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Adv Exp Med Biol


Coronary Artery Disease: From Mechanism to Clinical Practice.


Shao C, Wang J, Tian J, Tang Y-da
Adv Exp Med Biol. 2020; 1177:1-36.
PMID: 32246442.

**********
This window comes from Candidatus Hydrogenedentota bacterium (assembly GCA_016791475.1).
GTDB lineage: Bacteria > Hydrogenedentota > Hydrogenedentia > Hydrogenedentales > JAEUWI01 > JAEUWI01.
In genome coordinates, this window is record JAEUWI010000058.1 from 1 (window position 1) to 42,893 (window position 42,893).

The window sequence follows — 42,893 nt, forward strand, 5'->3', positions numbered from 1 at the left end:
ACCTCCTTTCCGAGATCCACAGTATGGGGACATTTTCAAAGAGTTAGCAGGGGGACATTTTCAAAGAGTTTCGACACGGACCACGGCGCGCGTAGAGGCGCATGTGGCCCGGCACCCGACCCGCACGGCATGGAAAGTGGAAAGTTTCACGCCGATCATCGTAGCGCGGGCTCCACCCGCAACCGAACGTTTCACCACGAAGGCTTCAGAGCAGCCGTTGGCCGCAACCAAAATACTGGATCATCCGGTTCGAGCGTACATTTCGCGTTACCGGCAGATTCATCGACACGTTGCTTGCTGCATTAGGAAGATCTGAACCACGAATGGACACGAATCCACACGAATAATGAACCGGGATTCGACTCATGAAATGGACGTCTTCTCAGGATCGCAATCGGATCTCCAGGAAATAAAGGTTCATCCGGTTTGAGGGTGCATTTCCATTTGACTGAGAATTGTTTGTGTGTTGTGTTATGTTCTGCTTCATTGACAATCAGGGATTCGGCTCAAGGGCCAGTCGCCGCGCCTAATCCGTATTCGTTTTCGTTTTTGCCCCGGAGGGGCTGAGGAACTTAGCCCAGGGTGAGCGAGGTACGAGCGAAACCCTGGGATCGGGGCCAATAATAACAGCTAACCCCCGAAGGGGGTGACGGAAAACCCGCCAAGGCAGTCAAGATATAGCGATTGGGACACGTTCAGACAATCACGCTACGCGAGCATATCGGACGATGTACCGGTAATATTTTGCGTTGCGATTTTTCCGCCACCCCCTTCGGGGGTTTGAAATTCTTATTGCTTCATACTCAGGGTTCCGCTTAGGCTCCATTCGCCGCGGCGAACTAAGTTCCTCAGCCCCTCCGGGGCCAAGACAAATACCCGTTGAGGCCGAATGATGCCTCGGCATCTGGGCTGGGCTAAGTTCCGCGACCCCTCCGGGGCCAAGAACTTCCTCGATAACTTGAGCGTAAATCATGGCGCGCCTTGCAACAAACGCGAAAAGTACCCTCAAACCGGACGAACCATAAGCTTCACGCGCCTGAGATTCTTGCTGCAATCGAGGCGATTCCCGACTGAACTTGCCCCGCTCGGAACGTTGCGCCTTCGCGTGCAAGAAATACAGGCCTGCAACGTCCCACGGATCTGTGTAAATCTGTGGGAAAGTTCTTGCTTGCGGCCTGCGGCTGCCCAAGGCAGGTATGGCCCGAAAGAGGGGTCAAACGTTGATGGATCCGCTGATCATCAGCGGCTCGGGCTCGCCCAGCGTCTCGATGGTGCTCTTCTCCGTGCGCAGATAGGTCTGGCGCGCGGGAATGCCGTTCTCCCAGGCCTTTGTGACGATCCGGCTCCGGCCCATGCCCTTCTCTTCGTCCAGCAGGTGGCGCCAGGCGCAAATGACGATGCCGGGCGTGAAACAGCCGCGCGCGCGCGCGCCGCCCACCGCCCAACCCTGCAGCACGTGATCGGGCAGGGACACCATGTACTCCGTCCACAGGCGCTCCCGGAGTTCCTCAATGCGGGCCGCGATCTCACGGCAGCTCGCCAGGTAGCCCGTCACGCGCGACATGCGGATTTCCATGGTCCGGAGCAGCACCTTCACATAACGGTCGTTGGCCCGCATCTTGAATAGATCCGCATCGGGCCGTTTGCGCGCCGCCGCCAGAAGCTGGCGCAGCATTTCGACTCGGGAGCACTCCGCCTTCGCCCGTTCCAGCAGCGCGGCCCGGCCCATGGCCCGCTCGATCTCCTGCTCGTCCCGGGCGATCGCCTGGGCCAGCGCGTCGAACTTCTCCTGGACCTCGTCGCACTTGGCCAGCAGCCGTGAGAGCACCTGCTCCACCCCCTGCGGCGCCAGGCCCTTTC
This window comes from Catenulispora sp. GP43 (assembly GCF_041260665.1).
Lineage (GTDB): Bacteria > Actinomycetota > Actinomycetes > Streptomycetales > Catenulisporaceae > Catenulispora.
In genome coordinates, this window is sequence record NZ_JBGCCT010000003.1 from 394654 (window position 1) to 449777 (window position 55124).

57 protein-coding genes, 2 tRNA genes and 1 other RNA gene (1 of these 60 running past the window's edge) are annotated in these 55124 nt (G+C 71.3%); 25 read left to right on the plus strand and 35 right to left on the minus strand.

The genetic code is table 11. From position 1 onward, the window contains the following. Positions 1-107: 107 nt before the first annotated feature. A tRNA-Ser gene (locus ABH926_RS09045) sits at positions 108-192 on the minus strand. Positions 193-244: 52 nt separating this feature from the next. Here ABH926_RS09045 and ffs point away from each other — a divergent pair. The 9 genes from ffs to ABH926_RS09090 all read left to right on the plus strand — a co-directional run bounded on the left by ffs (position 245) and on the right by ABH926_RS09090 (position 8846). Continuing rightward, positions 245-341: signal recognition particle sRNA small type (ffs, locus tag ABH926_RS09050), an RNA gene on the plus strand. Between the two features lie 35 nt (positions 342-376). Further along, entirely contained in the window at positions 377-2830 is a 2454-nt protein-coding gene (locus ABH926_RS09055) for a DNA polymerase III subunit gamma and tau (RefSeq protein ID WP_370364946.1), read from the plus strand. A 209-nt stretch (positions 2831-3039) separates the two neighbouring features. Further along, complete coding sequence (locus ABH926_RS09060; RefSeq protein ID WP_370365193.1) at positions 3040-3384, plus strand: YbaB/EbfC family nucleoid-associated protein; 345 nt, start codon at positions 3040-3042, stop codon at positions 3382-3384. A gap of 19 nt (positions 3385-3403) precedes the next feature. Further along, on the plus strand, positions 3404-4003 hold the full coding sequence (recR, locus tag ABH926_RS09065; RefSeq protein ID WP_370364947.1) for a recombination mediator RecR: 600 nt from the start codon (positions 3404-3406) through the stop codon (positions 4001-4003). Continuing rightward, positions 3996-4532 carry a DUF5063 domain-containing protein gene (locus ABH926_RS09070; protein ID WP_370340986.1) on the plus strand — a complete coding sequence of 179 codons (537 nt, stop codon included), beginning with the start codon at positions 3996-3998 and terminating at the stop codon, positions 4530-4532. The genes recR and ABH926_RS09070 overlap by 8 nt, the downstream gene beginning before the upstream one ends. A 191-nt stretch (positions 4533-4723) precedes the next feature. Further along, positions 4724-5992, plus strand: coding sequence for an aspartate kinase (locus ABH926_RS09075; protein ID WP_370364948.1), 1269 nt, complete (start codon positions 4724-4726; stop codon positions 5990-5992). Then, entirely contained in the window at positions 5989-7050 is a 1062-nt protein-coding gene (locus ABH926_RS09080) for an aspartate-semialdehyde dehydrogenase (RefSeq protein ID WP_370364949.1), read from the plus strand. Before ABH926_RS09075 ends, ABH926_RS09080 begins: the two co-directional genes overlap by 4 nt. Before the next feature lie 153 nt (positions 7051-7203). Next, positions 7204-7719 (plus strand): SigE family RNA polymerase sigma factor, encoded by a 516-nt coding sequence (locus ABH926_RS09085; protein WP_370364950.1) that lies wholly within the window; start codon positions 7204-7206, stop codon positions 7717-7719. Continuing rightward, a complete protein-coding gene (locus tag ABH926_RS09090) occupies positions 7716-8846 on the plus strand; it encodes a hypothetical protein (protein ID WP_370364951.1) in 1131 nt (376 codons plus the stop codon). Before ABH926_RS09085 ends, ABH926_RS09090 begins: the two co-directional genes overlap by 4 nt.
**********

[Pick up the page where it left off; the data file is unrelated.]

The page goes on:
In most developed countries, coronary artery disease (CAD), mostly caused by atherosclerosis of coronary arteries, is one of the primary causes of death. From 1990s to 2000s, mortality caused by acute MI declined up to 50%. The incidence of CAD is related with age, gender, economic, etc. Atherosclerosis contains some highly correlative processes such as lipid disturbances, thrombosis, inflammation, vascular smooth cell activation, remodeling, platelet activation, endothelial dysfunction, oxidative stress, altered matrix metabolism, and genetic factors. Risk factors of CAD exist among many individuals of the general population, which includes hypertension, lipids and lipoproteins metabolism disturbances, diabetes mellitus, chronic kidney disease, age, genders, lifestyle, cigarette smoking, diet, obesity, and family history. Angina pectoris is caused by myocardial ischemia in the main expression of pain in the chest or adjoining area, which is usually a result of exertion and related to myocardial function disorder. Typical angina pectoris would last for minutes with gradual exacerbation. Rest, sit, or stop walking are the usual preference for patients with angina, and reaching the maximum intensity in seconds is uncommon. Rest or nitroglycerin usage can relieve typical angina pectoris within minutes. So far, a widely accepted angina pectoris severity grading system included CCS (Canadian Cardiovascular Society) classification, Califf score, and Goldman scale. Patients with ST-segment elevated myocardial infarction (STEMI) may have different symptoms and signs of both severe angina pectoris and various complications. The combination of rising usage of sensitive MI biomarkers and precise imaging techniques, including electrocardiograph (ECG), computed tomography, and cardiac magnetic resonance imaging, made the new MI criteria necessary. Complications of acute myocardial infarction include left ventricular dysfunction, cardiogenic shock, structural complications, arrhythmia, recurrent chest discomfort, recurrent ischemia and infarction, pericardial effusion, pericarditis, post-myocardial infarction syndrome, venous thrombosis pulmonary embolism, left ventricular aneurysm, left ventricular thrombus, and arterial embolism.